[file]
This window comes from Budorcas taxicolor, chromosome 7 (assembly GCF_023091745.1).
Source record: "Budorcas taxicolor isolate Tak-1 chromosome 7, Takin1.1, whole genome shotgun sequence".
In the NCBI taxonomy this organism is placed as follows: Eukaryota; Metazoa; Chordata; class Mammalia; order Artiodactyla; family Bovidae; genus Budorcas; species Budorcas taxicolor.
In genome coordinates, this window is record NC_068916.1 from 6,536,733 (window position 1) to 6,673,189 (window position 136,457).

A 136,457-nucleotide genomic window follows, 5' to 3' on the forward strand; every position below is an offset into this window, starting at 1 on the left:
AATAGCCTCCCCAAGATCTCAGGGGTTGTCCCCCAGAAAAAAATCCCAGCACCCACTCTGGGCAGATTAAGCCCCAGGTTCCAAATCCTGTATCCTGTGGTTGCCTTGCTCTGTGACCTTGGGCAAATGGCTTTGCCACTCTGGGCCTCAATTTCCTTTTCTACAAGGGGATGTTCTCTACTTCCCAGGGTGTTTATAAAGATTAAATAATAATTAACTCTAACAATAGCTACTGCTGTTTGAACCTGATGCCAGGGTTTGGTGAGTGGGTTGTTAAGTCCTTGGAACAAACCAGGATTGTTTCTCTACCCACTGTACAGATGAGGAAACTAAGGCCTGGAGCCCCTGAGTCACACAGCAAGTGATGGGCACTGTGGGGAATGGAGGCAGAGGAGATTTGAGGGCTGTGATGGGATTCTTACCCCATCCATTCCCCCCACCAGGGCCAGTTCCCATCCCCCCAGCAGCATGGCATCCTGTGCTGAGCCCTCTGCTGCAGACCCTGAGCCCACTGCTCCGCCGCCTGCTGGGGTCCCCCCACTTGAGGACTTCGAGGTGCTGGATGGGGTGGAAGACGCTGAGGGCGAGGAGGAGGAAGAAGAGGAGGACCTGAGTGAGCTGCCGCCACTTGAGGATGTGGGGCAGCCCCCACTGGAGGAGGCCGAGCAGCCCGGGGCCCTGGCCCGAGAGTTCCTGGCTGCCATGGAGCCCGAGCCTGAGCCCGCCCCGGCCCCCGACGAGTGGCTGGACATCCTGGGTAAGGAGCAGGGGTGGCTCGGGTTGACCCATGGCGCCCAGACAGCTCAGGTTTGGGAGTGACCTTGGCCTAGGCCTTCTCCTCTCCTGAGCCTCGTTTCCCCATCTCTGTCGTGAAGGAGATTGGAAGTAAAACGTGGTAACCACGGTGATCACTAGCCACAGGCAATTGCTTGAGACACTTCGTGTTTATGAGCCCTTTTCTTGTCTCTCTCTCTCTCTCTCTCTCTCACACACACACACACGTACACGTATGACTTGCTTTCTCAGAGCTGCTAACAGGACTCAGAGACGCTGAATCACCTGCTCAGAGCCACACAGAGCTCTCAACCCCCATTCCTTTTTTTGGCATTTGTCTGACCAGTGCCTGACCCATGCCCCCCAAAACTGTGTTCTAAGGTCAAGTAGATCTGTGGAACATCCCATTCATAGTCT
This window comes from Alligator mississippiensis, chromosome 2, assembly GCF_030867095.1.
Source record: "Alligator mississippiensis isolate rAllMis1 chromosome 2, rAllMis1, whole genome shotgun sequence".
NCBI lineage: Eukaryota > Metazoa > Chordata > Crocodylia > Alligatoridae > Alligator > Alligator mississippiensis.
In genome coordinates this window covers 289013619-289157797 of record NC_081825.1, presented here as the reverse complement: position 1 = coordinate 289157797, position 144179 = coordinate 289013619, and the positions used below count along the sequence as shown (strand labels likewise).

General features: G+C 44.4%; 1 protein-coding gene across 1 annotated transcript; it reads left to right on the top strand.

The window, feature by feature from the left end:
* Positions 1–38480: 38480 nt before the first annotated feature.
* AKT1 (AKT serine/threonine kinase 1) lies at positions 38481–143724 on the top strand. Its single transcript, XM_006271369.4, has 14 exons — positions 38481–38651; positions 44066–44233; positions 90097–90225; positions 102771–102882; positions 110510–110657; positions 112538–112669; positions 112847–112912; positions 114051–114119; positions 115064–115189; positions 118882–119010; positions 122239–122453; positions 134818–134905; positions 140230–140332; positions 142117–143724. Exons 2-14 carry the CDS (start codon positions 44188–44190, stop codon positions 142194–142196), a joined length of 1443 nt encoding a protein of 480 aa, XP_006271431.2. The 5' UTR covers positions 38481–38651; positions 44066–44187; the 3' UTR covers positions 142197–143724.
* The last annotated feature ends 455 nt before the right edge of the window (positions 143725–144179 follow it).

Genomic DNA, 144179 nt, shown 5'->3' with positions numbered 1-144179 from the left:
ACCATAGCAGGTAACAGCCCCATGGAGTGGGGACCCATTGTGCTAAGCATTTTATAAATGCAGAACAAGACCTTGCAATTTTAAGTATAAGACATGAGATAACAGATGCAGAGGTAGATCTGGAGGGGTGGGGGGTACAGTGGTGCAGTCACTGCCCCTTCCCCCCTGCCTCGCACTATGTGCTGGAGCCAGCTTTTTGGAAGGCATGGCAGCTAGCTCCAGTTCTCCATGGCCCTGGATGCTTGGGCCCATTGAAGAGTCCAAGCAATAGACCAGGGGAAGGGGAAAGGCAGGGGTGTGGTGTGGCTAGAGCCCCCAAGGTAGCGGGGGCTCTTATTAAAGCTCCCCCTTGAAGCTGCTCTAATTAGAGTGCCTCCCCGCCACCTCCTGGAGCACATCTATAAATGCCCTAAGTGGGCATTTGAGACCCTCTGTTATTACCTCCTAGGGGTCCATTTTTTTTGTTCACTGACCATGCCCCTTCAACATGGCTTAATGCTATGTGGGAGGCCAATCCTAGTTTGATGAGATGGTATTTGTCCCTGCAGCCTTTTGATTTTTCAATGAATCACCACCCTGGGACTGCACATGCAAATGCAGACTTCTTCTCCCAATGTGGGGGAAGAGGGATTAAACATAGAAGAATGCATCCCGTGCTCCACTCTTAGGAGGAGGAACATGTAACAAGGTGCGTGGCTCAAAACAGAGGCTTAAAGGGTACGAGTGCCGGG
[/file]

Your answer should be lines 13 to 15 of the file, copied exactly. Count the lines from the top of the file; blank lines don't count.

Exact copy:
* Positions 1–38480: 38480 nt before the first annotated feature.
* AKT1 (AKT serine/threonine kinase 1) lies at positions 38481–143724 on the top strand. Its single transcript, XM_006271369.4, has 14 exons — positions 38481–38651; positions 44066–44233; positions 90097–90225; positions 102771–102882; positions 110510–110657; positions 112538–112669; positions 112847–112912; positions 114051–114119; positions 115064–115189; positions 118882–119010; positions 122239–122453; positions 134818–134905; positions 140230–140332; positions 142117–143724. Exons 2-14 carry the CDS (start codon positions 44188–44190, stop codon positions 142194–142196), a joined length of 1443 nt encoding a protein of 480 aa, XP_006271431.2. The 5' UTR covers positions 38481–38651; positions 44066–44187; the 3' UTR covers positions 142197–143724.
* The last annotated feature ends 455 nt before the right edge of the window (positions 143725–144179 follow it).